"The only thing that can be done with you boys," he said, "is to put you on some tug or small craft that's going back to New York. If we meet one, I'll lie to and let you off. But it will put me to a great deal of trouble, and we may meet with nothing that will take you aboard. You have acted very badly. If you had come right to me, or to any of the officers, the moment you found we had started, I could have easily put you on shore. There are lots of small boats about the piers that would have come out after you, or I might even have put back. But I can do nothing now but look out for some craft bound for New York that will take you aboard. If we don't meet one, you'll have to go on to Savannah."

This made us feel a little better. We were now in the lower bay, and there would certainly be some sort of a vessel that would stop for the boys. We all went to the forward deck and looked out. It was pretty cold there, and we soon began to shiver in the wind, but still we stuck it out.

There were a good many vessels, but most of them were big ones. We could hardly have the impudence to ask a great three-masted ship, under full sail, to stop and give us a lift to New York. At any rate, we had nothing to do with the asking. The captain would attend to that. But every time we came near a vessel going the other way, we looked about to see if we could see anything of an officer with a trumpet, standing all ready to sing out, "Sail ho!"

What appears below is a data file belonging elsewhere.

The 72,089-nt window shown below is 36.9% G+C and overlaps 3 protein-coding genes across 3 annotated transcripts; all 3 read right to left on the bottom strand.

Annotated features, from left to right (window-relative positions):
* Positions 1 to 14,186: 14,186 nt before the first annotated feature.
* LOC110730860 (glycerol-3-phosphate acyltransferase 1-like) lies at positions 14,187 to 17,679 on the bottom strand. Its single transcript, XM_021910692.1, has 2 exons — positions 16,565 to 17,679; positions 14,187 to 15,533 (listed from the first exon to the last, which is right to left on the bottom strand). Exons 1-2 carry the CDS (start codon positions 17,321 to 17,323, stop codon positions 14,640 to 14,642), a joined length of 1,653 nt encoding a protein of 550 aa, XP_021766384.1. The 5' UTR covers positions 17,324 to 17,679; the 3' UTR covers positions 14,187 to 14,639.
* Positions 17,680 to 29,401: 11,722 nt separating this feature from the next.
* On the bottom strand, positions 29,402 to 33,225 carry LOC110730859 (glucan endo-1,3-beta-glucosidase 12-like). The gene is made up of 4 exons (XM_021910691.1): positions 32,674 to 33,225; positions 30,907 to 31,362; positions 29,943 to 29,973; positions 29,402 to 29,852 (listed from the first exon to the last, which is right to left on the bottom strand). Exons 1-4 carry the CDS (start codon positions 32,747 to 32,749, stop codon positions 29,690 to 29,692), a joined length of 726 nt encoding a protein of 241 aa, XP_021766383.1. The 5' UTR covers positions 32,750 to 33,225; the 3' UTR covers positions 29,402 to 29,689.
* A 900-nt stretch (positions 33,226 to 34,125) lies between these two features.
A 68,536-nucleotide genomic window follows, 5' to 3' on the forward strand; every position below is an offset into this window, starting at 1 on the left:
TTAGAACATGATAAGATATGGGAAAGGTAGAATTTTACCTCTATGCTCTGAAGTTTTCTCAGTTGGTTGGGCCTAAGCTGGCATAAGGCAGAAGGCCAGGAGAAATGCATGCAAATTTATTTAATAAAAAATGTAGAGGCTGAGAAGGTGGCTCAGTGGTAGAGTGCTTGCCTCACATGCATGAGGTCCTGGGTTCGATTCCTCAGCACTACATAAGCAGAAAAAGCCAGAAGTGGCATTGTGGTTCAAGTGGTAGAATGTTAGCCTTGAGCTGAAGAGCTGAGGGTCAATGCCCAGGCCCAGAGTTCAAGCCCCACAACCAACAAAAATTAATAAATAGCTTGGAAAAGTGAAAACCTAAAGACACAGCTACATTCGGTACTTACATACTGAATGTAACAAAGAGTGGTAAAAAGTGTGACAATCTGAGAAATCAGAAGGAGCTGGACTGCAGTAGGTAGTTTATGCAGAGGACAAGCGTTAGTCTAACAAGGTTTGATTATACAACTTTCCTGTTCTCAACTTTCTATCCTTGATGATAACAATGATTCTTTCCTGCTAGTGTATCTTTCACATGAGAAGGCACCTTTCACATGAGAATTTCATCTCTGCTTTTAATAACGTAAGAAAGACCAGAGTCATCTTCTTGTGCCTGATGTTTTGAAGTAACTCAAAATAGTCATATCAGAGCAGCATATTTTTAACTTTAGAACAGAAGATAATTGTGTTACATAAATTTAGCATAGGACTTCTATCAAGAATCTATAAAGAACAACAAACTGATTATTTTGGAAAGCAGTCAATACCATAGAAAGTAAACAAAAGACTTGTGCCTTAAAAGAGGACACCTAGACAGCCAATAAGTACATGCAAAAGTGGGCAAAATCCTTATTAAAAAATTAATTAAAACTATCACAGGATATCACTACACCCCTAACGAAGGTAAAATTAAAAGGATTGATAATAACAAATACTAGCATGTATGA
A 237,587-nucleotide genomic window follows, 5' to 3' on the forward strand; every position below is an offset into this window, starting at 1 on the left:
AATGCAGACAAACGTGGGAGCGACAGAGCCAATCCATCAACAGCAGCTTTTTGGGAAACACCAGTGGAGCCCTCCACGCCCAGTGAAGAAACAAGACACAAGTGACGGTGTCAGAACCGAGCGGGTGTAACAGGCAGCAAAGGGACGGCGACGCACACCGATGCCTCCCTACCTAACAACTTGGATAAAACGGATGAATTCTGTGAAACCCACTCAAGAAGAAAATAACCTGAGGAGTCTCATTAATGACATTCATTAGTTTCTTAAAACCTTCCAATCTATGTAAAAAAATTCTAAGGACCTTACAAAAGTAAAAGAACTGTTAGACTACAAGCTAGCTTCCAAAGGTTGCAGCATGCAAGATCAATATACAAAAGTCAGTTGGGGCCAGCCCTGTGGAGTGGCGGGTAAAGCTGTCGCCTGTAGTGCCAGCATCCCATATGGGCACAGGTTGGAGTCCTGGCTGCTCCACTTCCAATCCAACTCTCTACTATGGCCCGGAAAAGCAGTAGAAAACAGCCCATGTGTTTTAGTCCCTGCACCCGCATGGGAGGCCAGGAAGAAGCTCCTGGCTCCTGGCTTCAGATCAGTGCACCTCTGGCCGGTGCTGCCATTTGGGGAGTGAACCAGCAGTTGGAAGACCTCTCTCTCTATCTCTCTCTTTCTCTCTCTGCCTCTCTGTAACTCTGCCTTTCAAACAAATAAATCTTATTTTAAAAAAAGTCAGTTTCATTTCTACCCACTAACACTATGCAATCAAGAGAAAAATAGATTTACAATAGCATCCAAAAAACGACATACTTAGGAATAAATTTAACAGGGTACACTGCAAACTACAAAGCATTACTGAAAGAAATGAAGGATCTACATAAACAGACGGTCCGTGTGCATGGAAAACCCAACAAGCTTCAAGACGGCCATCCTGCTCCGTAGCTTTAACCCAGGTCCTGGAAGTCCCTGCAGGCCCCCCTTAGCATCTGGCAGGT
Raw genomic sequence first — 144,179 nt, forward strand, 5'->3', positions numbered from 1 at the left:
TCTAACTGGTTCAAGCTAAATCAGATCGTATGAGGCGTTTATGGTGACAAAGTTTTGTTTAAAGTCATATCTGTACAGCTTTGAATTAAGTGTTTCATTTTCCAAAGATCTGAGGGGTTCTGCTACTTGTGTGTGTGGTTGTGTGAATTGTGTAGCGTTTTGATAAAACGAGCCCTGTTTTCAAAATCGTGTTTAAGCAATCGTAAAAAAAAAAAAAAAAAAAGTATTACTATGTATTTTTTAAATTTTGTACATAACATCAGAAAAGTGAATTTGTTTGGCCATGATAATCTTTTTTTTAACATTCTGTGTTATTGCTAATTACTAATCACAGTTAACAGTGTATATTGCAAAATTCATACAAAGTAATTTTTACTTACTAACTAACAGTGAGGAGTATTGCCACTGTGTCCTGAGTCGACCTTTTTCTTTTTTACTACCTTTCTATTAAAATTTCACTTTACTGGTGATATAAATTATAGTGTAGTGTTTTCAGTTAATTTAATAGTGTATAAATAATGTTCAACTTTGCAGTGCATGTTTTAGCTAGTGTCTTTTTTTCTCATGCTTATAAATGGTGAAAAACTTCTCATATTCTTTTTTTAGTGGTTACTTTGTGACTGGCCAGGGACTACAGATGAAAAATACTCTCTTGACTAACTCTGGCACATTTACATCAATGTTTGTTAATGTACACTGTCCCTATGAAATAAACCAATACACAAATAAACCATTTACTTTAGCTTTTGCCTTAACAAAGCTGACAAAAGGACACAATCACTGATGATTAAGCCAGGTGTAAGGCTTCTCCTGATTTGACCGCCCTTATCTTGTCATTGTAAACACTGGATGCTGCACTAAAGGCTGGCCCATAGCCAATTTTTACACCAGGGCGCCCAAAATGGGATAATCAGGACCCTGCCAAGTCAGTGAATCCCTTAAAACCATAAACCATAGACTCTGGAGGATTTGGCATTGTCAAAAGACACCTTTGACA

But, after a while, we felt so cold that we couldn't stand it any longer, and we went below. We might have gone and stood by the smoke-stack and warmed ourselves, but we didn't know enough about ships to think of this.

We hadn't been standing around the stove in the dining-room more than ten minutes, before the purser came hurrying toward us.

"Come, now," he said, "tumble forward! The captain's hailed a pilot-boat."

"Hurrah!" said Scott; "we're going back in a pilot-boat, after all!" and we all ran after the purser to the lower forward deck. Our engines had stopped, and not far from us was a rough-looking little schooner with a big "17" painted in black on her mainsail. She was "putting about," the purser said, and her sails were flapping in the wind.

There was a great change in the countenances of Tom Myers and his brother George. They looked like a couple of new boys.

"Isn't this capital?" said Scott. "Everything's turned out all right."

But all of a sudden he changed his tune.